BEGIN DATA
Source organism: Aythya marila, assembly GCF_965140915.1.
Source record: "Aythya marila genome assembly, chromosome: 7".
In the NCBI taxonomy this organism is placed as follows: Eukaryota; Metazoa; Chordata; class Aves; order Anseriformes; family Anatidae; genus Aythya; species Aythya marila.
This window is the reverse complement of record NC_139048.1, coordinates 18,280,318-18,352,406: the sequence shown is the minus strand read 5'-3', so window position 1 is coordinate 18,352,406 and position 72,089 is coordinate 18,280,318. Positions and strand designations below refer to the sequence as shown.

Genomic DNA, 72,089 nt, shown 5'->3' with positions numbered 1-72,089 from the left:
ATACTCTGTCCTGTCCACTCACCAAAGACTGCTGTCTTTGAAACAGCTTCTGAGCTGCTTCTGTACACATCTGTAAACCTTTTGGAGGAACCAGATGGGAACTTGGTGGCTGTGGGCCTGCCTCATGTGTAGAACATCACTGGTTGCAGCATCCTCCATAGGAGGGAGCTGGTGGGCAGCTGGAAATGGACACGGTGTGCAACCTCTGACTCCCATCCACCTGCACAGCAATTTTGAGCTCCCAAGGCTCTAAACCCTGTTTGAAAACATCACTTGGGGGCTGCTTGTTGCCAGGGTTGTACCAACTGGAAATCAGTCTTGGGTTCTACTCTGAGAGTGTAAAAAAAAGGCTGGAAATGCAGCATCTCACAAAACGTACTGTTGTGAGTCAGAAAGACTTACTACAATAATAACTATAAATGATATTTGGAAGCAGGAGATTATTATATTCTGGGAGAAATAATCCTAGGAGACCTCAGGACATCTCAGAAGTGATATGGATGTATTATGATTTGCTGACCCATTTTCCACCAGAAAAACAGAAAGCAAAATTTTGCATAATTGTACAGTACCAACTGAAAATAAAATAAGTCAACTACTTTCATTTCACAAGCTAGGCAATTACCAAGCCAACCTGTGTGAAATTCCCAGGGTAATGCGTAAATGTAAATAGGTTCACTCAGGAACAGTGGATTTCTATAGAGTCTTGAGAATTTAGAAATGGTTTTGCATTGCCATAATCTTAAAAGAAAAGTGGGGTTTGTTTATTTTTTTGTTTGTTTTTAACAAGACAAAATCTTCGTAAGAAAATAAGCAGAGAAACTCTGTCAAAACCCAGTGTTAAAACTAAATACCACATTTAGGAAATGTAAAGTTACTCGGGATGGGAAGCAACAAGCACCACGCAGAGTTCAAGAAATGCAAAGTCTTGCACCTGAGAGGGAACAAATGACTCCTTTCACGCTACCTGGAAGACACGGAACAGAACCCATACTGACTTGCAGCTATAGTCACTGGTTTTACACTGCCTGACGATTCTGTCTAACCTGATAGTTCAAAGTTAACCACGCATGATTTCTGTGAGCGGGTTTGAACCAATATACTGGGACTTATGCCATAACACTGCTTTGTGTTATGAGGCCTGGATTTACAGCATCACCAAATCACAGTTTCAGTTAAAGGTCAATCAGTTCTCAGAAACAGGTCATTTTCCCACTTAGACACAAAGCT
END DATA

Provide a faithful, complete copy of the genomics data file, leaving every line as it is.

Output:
Source organism: Aythya marila, assembly GCF_965140915.1.
Source record: "Aythya marila genome assembly, chromosome: 7".
In the NCBI taxonomy this organism is placed as follows: Eukaryota; Metazoa; Chordata; class Aves; order Anseriformes; family Anatidae; genus Aythya; species Aythya marila.
This window is the reverse complement of record NC_139048.1, coordinates 18,280,318-18,352,406: the sequence shown is the minus strand read 5'-3', so window position 1 is coordinate 18,352,406 and position 72,089 is coordinate 18,280,318. Positions and strand designations below refer to the sequence as shown.

Genomic DNA, 72,089 nt, shown 5'->3' with positions numbered 1-72,089 from the left:
ATACTCTGTCCTGTCCACTCACCAAAGACTGCTGTCTTTGAAACAGCTTCTGAGCTGCTTCTGTACACATCTGTAAACCTTTTGGAGGAACCAGATGGGAACTTGGTGGCTGTGGGCCTGCCTCATGTGTAGAACATCACTGGTTGCAGCATCCTCCATAGGAGGGAGCTGGTGGGCAGCTGGAAATGGACACGGTGTGCAACCTCTGACTCCCATCCACCTGCACAGCAATTTTGAGCTCCCAAGGCTCTAAACCCTGTTTGAAAACATCACTTGGGGGCTGCTTGTTGCCAGGGTTGTACCAACTGGAAATCAGTCTTGGGTTCTACTCTGAGAGTGTAAAAAAAAGGCTGGAAATGCAGCATCTCACAAAACGTACTGTTGTGAGTCAGAAAGACTTACTACAATAATAACTATAAATGATATTTGGAAGCAGGAGATTATTATATTCTGGGAGAAATAATCCTAGGAGACCTCAGGACATCTCAGAAGTGATATGGATGTATTATGATTTGCTGACCCATTTTCCACCAGAAAAACAGAAAGCAAAATTTTGCATAATTGTACAGTACCAACTGAAAATAAAATAAGTCAACTACTTTCATTTCACAAGCTAGGCAATTACCAAGCCAACCTGTGTGAAATTCCCAGGGTAATGCGTAAATGTAAATAGGTTCACTCAGGAACAGTGGATTTCTATAGAGTCTTGAGAATTTAGAAATGGTTTTGCATTGCCATAATCTTAAAAGAAAAGTGGGGTTTGTTTATTTTTTTGTTTGTTTTTAACAAGACAAAATCTTCGTAAGAAAATAAGCAGAGAAACTCTGTCAAAACCCAGTGTTAAAACTAAATACCACATTTAGGAAATGTAAAGTTACTCGGGATGGGAAGCAACAAGCACCACGCAGAGTTCAAGAAATGCAAAGTCTTGCACCTGAGAGGGAACAAATGACTCCTTTCACGCTACCTGGAAGACACGGAACAGAACCCATACTGACTTGCAGCTATAGTCACTGGTTTTACACTGCCTGACGATTCTGTCTAACCTGATAGTTCAAAGTTAACCACGCATGATTTCTGTGAGCGGGTTTGAACCAATATACTGGGACTTATGCCATAACACTGCTTTGTGTTATGAGGCCTGGATTTACAGCATCACCAAATCACAGTTTCAGTTAAAGGTCAATCAGTTCTCAGAAACAGGTCATTTTCCCACTTAGACACAAAGCT